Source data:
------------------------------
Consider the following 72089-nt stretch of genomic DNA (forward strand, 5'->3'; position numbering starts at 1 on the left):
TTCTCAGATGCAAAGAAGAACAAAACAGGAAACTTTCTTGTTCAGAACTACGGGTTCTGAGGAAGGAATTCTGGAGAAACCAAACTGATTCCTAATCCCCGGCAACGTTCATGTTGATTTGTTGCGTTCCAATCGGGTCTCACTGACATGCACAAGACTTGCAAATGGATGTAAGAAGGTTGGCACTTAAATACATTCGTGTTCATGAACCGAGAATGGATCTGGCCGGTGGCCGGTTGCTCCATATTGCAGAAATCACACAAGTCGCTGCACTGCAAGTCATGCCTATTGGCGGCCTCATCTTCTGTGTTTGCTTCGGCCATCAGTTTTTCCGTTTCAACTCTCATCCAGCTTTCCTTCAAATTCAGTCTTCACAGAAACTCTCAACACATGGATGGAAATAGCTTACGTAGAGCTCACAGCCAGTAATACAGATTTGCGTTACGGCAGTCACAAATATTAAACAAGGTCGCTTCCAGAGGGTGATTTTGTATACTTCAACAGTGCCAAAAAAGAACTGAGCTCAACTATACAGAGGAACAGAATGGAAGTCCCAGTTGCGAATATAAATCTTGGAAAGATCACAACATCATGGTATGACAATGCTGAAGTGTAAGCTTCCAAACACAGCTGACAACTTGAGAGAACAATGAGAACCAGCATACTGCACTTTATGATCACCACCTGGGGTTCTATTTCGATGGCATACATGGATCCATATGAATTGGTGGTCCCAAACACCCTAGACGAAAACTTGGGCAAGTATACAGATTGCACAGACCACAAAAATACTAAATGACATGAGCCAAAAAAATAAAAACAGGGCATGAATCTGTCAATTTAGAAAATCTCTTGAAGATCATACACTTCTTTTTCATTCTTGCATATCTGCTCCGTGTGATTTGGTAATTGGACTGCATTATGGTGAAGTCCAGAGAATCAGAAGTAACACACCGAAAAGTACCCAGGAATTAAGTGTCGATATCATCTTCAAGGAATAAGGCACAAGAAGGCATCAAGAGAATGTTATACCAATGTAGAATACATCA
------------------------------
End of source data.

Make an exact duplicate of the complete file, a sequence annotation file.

Consider the following 72089-nt stretch of genomic DNA (forward strand, 5'->3'; position numbering starts at 1 on the left):
TTCTCAGATGCAAAGAAGAACAAAACAGGAAACTTTCTTGTTCAGAACTACGGGTTCTGAGGAAGGAATTCTGGAGAAACCAAACTGATTCCTAATCCCCGGCAACGTTCATGTTGATTTGTTGCGTTCCAATCGGGTCTCACTGACATGCACAAGACTTGCAAATGGATGTAAGAAGGTTGGCACTTAAATACATTCGTGTTCATGAACCGAGAATGGATCTGGCCGGTGGCCGGTTGCTCCATATTGCAGAAATCACACAAGTCGCTGCACTGCAAGTCATGCCTATTGGCGGCCTCATCTTCTGTGTTTGCTTCGGCCATCAGTTTTTCCGTTTCAACTCTCATCCAGCTTTCCTTCAAATTCAGTCTTCACAGAAACTCTCAACACATGGATGGAAATAGCTTACGTAGAGCTCACAGCCAGTAATACAGATTTGCGTTACGGCAGTCACAAATATTAAACAAGGTCGCTTCCAGAGGGTGATTTTGTATACTTCAACAGTGCCAAAAAAGAACTGAGCTCAACTATACAGAGGAACAGAATGGAAGTCCCAGTTGCGAATATAAATCTTGGAAAGATCACAACATCATGGTATGACAATGCTGAAGTGTAAGCTTCCAAACACAGCTGACAACTTGAGAGAACAATGAGAACCAGCATACTGCACTTTATGATCACCACCTGGGGTTCTATTTCGATGGCATACATGGATCCATATGAATTGGTGGTCCCAAACACCCTAGACGAAAACTTGGGCAAGTATACAGATTGCACAGACCACAAAAATACTAAATGACATGAGCCAAAAAAATAAAAACAGGGCATGAATCTGTCAATTTAGAAAATCTCTTGAAGATCATACACTTCTTTTTCATTCTTGCATATCTGCTCCGTGTGATTTGGTAATTGGACTGCATTATGGTGAAGTCCAGAGAATCAGAAGTAACACACCGAAAAGTACCCAGGAATTAAGTGTCGATATCATCTTCAAGGAATAAGGCACAAGAAGGCATCAAGAGAATGTTATACCAATGTAGAATACATCA